So- what does SPD look like for us? (If you want to read over previous posts I have written on or around the topic of SPD you can go here and here.) MissG is mostly Hypersensitive- she over reacts to sensory stimulus and tries to avoid it. The only places on her body that she can be Hyposensitive are her mouth and her feet. This made things interesting when she was younger as everything went in her mouth, and she could be found licking all sorts of things that made me cringe! When she was old enough to be walking on her own in public places (instead of being carried in the back pack or riding in the stroller) the sensory seeking with her feet became problematic as she wanted to step on every single change of pattern, colour or texture she came across.

Hypersensitivity has been a big issue for our family. We have all learned along the way what things might set MissG off, and all to various extents do things to avoid triggering her.

When she was younger, and before we had such an understanding of SPD and what sort of things she struggled with, we went through a period of time when major meltdowns were a normal part of our day. It was common to have MissG experience sensory overload 5 or more times a day. To the "untrained eye" these meltdowns would have looked like tantrums. They could be triggered by things that seemed very small, and so looked liked over-reactions. Each meltdown would last between 5 mins and an hour, and could include crying, screaming, hitting, kicking, thrashing, throwing herself on the ground, throwing objects. Usually she would lose the ability to express herself verbally. If the meltdown was caused by an injury (as small as being bumped or as big as a cut that required medical attention) she would put her hand over the injured area and either huddle herself up silently or scream as if she had a broken bone. No one would be allowed to look at or touch the injury.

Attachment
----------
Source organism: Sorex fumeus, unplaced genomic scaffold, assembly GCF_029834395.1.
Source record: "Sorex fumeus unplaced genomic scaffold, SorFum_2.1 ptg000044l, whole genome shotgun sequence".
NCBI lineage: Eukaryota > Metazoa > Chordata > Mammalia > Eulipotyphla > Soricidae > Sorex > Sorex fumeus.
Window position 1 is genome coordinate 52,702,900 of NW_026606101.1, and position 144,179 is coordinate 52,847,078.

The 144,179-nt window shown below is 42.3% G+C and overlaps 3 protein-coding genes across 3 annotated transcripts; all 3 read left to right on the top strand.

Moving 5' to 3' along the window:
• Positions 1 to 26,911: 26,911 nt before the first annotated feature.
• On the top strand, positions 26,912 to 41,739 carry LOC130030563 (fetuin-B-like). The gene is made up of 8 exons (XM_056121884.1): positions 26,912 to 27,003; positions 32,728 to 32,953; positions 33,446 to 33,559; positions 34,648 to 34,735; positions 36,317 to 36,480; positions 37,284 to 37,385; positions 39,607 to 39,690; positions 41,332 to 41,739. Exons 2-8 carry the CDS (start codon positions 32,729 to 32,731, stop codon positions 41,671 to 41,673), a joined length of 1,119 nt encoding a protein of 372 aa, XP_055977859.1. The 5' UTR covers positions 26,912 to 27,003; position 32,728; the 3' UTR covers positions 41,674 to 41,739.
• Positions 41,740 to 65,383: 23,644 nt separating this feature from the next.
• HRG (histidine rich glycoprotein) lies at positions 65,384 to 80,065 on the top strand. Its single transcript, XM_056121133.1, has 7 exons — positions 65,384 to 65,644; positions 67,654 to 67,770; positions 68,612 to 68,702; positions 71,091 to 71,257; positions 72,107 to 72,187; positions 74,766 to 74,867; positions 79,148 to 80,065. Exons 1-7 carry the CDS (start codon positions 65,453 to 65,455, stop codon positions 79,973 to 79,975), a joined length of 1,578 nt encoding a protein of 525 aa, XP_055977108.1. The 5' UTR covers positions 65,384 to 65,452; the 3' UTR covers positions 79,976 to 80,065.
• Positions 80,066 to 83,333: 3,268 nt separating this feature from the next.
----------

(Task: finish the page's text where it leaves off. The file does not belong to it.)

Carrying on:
These days things are a bit better. Strategies we have used to get to this point are:

*organising a "sensory diet" that provides desirable input, including time for swinging, time for bouncing, plenty of things to touch (soft toys, squishy toys) and things to put hands in (sand, uncooked rice and dried beans), foods to crunch on, things to sip through a straw (including thick things like custard), time for water play (you could use any kind of sensory experience your child likes - some kids like playing in shaving foam or paint or goo.....  MissG loves water play). We also have some more "official" sensory tools recommended by the OT that MissG likes, including a body sock, some yoga/exercise balls, and fidget toys.

*allowing self initiated zone out time- for MissG this is often iPad or tv time, sometimes it is listening to her favourite music, and some times it is time alone in her room when she will choose to sit in the enclosed space of her bottom bunk bed and play quietly with a favourite toy.

*offering the choice to wear her ear defenders as a way of regulating the sensory input she is exposed to

*enforcing some sensory deprivation time- sometimes we insist MissG take some quiet time using her ear defenders, or alone in her room inside her tent or in our room under our doona.

It is a bit of a trial and error thing discovering what works best for each child. What works for MissG may not be what works for your child. Input from a good Occupational Therapist can be invaluable. 

The key thing I wish someone had been able to tell me a couple of years ago when we were in the midst of numerous meltdowns a day is this- it will get better! You need to do some detective work to figure out what things will help support your child's sensory needs, but once you have done that, things will be better!

If any of you reading this think of things I've left out, or have suggestions for others coping with SPD, feel free to leave a comment!

Tuesday, October 9, 2012

Misunderstandings and misconceptions

I have a google alert set up that forwards me an email each day containing links to news articles related to Autism. Todays email contained 47 articles. 22 of them were about Autistic children being prone to wander off/ run away/ bolt/ whatever you want to call the terrifying experience of having your child vanish.

The first article I read (here from Sky News Australia) said,
"Almost half of US children diagnosed with autism spectrum disorder (ASD) wander away from safe places, and about half go missing long enough to alarm their parents, a new study has found." (OK- firstly, ANY period of time is long enough to alarm me if my child suddenly vanishes, but we'll let that one go).

It went on to quote
"'Children who were reported as missing were older, more likely to have experienced skill loss and less likely to respond to their name. They were also more likely to have lower intellectual and communication scores than non-missing children,' Law wrote."

I have an issue with this sort of reporting. You might think it is pedantic of me, but I feel that reporting like this just reinforces the stereotype that Autism equals dumb. In so many cases, this is just not true. Being unable to communicate in socially conventional ways does not mean a person has lower intellectual capacity.